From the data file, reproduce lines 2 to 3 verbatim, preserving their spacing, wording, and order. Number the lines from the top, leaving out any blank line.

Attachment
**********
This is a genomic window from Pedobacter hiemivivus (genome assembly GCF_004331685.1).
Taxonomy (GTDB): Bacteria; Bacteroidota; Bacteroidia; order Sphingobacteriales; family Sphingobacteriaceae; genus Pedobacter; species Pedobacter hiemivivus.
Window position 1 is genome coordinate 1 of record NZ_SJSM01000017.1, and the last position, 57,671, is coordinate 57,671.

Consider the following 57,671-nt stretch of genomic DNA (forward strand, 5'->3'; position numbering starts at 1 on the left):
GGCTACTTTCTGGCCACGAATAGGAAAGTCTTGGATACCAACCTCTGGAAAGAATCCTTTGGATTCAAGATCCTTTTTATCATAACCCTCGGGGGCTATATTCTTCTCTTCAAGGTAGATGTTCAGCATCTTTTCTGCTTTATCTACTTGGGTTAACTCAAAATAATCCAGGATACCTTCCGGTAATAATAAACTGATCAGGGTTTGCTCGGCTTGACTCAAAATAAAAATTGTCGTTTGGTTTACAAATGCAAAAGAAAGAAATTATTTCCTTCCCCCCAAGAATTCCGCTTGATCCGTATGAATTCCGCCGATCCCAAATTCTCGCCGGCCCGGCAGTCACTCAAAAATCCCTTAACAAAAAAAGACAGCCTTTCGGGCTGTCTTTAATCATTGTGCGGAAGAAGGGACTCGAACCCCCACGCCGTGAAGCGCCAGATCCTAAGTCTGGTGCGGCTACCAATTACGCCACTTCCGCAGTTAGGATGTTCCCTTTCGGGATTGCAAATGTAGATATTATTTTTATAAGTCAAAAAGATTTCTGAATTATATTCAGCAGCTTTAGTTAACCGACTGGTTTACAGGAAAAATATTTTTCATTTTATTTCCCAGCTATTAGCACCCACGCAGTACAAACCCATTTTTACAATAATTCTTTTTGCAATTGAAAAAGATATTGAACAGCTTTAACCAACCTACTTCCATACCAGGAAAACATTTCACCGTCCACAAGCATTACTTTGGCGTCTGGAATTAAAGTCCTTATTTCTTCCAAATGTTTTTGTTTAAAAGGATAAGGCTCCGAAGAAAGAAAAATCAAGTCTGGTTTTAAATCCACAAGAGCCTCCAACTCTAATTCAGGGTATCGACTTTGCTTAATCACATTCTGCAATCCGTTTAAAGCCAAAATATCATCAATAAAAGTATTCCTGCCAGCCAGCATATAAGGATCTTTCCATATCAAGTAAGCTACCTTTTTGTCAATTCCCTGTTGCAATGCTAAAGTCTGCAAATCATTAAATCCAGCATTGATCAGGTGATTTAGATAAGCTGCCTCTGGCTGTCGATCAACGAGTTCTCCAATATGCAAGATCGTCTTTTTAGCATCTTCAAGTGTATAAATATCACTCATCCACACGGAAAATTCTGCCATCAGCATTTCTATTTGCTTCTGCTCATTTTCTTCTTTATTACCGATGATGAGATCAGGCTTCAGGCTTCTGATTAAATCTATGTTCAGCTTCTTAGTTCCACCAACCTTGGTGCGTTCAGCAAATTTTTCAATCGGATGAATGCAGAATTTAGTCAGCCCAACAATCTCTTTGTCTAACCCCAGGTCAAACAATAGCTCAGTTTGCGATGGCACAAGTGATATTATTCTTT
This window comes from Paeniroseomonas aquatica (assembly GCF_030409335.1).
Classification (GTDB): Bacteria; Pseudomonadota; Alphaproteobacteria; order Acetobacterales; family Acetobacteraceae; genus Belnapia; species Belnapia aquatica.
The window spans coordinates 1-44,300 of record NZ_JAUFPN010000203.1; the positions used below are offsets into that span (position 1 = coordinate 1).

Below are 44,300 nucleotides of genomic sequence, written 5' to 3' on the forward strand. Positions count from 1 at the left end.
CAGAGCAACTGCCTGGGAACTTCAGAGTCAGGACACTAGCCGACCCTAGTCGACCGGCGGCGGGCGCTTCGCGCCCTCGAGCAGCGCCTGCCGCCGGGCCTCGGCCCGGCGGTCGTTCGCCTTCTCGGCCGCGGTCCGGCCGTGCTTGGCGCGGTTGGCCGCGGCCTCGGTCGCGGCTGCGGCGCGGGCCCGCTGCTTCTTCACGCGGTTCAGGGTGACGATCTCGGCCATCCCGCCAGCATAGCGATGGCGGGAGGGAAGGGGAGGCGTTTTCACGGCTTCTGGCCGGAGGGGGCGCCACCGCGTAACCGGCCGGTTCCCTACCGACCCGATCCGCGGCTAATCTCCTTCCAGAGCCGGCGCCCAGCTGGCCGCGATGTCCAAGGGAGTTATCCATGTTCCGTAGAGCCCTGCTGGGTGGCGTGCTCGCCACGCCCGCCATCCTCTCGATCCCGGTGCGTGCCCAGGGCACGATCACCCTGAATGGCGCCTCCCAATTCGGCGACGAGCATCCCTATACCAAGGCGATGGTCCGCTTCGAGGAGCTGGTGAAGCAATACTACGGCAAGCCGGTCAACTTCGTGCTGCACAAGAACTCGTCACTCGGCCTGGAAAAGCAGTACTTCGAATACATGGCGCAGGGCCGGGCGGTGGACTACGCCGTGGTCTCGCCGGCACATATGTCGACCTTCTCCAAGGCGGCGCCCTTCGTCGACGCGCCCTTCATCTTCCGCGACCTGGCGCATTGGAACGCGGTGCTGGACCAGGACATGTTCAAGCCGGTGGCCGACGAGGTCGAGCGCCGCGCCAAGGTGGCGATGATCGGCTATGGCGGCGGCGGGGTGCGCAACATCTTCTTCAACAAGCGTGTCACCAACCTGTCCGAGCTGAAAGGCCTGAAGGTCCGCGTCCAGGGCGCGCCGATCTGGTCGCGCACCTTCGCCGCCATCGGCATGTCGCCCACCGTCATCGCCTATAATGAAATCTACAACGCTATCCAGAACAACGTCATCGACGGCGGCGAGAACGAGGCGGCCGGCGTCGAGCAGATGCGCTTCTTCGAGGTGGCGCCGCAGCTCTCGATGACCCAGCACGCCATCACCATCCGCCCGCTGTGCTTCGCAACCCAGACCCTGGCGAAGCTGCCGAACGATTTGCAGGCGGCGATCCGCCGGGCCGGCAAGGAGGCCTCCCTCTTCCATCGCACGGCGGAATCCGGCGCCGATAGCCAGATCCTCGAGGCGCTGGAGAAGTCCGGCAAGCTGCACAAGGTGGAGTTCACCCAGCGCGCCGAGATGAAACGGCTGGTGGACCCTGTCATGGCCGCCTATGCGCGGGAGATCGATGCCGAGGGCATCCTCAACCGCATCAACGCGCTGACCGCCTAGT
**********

Taxonomy (GTDB): Bacteria; Bacteroidota; Bacteroidia; order Sphingobacteriales; family Sphingobacteriaceae; genus Pedobacter; species Pedobacter hiemivivus.
Window position 1 is genome coordinate 1 of record NZ_SJSM01000017.1, and the last position, 57,671, is coordinate 57,671.